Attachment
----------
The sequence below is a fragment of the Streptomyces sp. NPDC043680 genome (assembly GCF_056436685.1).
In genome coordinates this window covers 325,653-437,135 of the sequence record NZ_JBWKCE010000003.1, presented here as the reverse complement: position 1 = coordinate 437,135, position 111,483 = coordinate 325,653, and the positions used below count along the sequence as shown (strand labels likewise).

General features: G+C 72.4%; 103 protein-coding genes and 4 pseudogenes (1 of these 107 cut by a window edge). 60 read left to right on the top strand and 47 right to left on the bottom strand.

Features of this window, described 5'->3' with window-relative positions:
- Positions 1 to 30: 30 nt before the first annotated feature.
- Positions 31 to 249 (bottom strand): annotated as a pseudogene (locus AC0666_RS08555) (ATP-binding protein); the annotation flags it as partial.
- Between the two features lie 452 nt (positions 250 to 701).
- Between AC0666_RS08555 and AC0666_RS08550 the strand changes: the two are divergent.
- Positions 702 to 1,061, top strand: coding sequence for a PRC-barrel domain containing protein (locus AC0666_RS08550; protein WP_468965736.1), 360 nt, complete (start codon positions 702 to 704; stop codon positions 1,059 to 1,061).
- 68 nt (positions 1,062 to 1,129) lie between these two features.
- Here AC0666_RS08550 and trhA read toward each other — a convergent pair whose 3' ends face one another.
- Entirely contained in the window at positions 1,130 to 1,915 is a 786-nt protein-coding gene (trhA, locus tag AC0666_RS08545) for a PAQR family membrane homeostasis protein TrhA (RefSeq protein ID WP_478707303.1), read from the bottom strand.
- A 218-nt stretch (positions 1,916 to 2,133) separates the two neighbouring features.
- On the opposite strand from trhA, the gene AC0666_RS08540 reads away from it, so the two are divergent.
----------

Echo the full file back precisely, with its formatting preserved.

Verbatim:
The sequence below is a fragment of the Streptomyces sp. NPDC043680 genome (assembly GCF_056436685.1).
In genome coordinates this window covers 325,653-437,135 of the sequence record NZ_JBWKCE010000003.1, presented here as the reverse complement: position 1 = coordinate 437,135, position 111,483 = coordinate 325,653, and the positions used below count along the sequence as shown (strand labels likewise).

General features: G+C 72.4%; 103 protein-coding genes and 4 pseudogenes (1 of these 107 cut by a window edge). 60 read left to right on the top strand and 47 right to left on the bottom strand.

Features of this window, described 5'->3' with window-relative positions:
- Positions 1 to 30: 30 nt before the first annotated feature.
- Positions 31 to 249 (bottom strand): annotated as a pseudogene (locus AC0666_RS08555) (ATP-binding protein); the annotation flags it as partial.
- Between the two features lie 452 nt (positions 250 to 701).
- Between AC0666_RS08555 and AC0666_RS08550 the strand changes: the two are divergent.
- Positions 702 to 1,061, top strand: coding sequence for a PRC-barrel domain containing protein (locus AC0666_RS08550; protein WP_468965736.1), 360 nt, complete (start codon positions 702 to 704; stop codon positions 1,059 to 1,061).
- 68 nt (positions 1,062 to 1,129) lie between these two features.
- Here AC0666_RS08550 and trhA read toward each other — a convergent pair whose 3' ends face one another.
- Entirely contained in the window at positions 1,130 to 1,915 is a 786-nt protein-coding gene (trhA, locus tag AC0666_RS08545) for a PAQR family membrane homeostasis protein TrhA (RefSeq protein ID WP_478707303.1), read from the bottom strand.
- A 218-nt stretch (positions 1,916 to 2,133) separates the two neighbouring features.
- On the opposite strand from trhA, the gene AC0666_RS08540 reads away from it, so the two are divergent.